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The United Kingdom and Rwanda have announced one of the most controversial immigration policy plans of the 21st century. As BBC reported, the UK government will send illegal immigrants to Rwanda to seek asylum in this African country, Prime Minister Boris Johnson announced on Thursday. Rwanda is located 4,350 miles away from London and is situated in the east-central African region.
According to Johson, this partnership between those two countries will make life difficult for criminal organizations that practice human trafficking. In 2021, UK Prime Minister expressed deep concern about “continued restrictions on civil and political rights and freedom of the press” in Rwanda. On the occasion, London urged the East-Central African country to follow the models of the Commonwealth in terms of democracy, rule of law and respect for human rights.
“The deal we made with Rwanda is limitless. Rwanda will have the ability to resettle tens of thousands of people in the next few years. We must ensure that the only route to asylum in the UK is safe and legal,” the prime minister said in a speech in Kent, southeast England, where thousands of migrants in small boats disembark after crossing the English Channel. “Let’s be clear: Rwanda is one of the safest countries in the world, recognized worldwide for welcoming and integrating migrants,” he added.
Johnson revealed that the measure has a retroactive effect, which means that anyone who has arrived illegally in the UK since January 1 can now be relocated to Rwanda.
British Home Secretary Priti Patel traveled last week to Kigali, the Rwandan capital, where she signed the agreement with Vincent Biruta, Minister for Foreign Affairs and International Cooperation, BBC said. Under the terms of the document signed, Rwanda will receive 120 million pounds “to welcome asylum seekers and migrants and give them a legal path to residency”.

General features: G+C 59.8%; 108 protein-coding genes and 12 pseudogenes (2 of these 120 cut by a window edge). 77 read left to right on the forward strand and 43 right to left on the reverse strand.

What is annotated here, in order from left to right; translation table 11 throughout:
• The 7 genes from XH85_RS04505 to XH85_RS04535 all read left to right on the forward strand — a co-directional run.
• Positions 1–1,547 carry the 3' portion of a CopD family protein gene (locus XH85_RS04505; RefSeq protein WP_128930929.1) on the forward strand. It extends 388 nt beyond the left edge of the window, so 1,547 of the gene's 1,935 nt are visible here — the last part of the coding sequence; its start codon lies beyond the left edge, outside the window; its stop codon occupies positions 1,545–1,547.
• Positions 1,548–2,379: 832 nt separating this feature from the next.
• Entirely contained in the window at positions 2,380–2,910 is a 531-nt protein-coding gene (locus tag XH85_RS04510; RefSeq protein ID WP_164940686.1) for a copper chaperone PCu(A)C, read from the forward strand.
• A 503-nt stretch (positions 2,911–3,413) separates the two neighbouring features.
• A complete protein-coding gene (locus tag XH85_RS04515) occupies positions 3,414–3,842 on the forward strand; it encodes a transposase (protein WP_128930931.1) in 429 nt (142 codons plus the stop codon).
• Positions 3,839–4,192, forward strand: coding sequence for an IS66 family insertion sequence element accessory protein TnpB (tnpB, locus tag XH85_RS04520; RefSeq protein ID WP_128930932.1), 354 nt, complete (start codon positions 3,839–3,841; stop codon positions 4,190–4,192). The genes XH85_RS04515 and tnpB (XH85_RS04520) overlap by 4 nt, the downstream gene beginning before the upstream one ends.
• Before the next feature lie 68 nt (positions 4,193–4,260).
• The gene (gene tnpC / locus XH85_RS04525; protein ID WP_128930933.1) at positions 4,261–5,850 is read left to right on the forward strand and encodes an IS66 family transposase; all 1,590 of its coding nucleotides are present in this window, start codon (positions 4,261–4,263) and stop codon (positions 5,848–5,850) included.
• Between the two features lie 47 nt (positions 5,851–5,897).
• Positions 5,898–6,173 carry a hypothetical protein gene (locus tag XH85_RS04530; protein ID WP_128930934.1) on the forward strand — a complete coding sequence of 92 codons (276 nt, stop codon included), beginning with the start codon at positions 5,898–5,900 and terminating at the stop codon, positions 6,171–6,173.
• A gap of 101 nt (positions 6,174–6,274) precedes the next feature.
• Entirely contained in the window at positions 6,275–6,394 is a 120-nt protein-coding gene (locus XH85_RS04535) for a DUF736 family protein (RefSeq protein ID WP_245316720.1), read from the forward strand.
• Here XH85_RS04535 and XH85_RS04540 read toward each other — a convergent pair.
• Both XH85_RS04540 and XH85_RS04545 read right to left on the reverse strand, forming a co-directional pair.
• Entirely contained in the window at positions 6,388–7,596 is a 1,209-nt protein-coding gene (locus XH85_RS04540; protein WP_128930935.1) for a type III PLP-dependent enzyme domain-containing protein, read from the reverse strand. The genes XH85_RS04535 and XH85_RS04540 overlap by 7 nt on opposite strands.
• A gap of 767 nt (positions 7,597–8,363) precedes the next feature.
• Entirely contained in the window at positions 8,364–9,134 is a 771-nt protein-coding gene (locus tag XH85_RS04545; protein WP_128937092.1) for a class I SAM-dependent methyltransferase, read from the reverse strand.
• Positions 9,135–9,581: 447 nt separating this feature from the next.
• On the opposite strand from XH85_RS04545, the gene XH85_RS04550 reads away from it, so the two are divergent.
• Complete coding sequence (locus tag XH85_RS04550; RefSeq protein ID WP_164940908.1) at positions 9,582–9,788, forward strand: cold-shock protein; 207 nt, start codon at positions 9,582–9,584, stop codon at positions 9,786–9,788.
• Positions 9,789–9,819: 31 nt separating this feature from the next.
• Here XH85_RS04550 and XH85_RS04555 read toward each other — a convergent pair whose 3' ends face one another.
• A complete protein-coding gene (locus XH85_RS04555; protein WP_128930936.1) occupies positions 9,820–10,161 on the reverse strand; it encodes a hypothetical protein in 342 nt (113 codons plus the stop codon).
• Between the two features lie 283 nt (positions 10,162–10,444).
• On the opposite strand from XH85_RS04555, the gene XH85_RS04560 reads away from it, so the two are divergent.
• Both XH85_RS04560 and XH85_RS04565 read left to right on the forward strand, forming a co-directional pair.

The partnership signed today with the #UK builds on our record of hosting those fleeing conflict. It will ensure that migrants are protected and offered opportunities to live and work in #Rwanda, alongside Rwandans, if they choose to settle here. pic.twitter.com/GjVmXN7wwf
— Vincent Biruta (@Vbiruta) April 14, 2022
For Biruta, this partnership with the UK reinforces the role of Rwanda’s tradition of hosting people fleeing conflict. “This will ensure that migrants are protected and given opportunities to live and work in Rwanda alongside Rwandans if they choose to settle here,” he wrote on Twitter.
The agreement of sending illegal immigrants to Rwanda establishes that the British Royal Navy will take charge of the operation. Illegal Immigrants will be placed in hostels and hotels in Rwanda while they await the legal process of applying for asylum. The operation is predicted to have investments of 50 million pounds to cover the costs of labor force, and equipment such as helicopters, planes and drones.
The controversial immigration policy was condemned by many human rights groups and other members of the UK society. As Reuters reported, the Archbishop of Canterbury, Justin Welby, also a spiritual leader of the world Anglican Communion, said, in a speech made this Sunday, that the measure faces “serious ethical issues” and it does not stand “the judgment of God”.
“The details are for politics and politicians. The principle must stand the judgment of God and it cannot,” Welby said during his Easter Sunday sermon at Canterbury Cathedral.
“It cannot carry the weight of our national responsibility as a country formed by Christian values, because sub-contracting out our responsibilities, even to a country that seeks to do well like Rwanda, is the opposite of the nature of God who himself took responsibility for our failures,” he continued.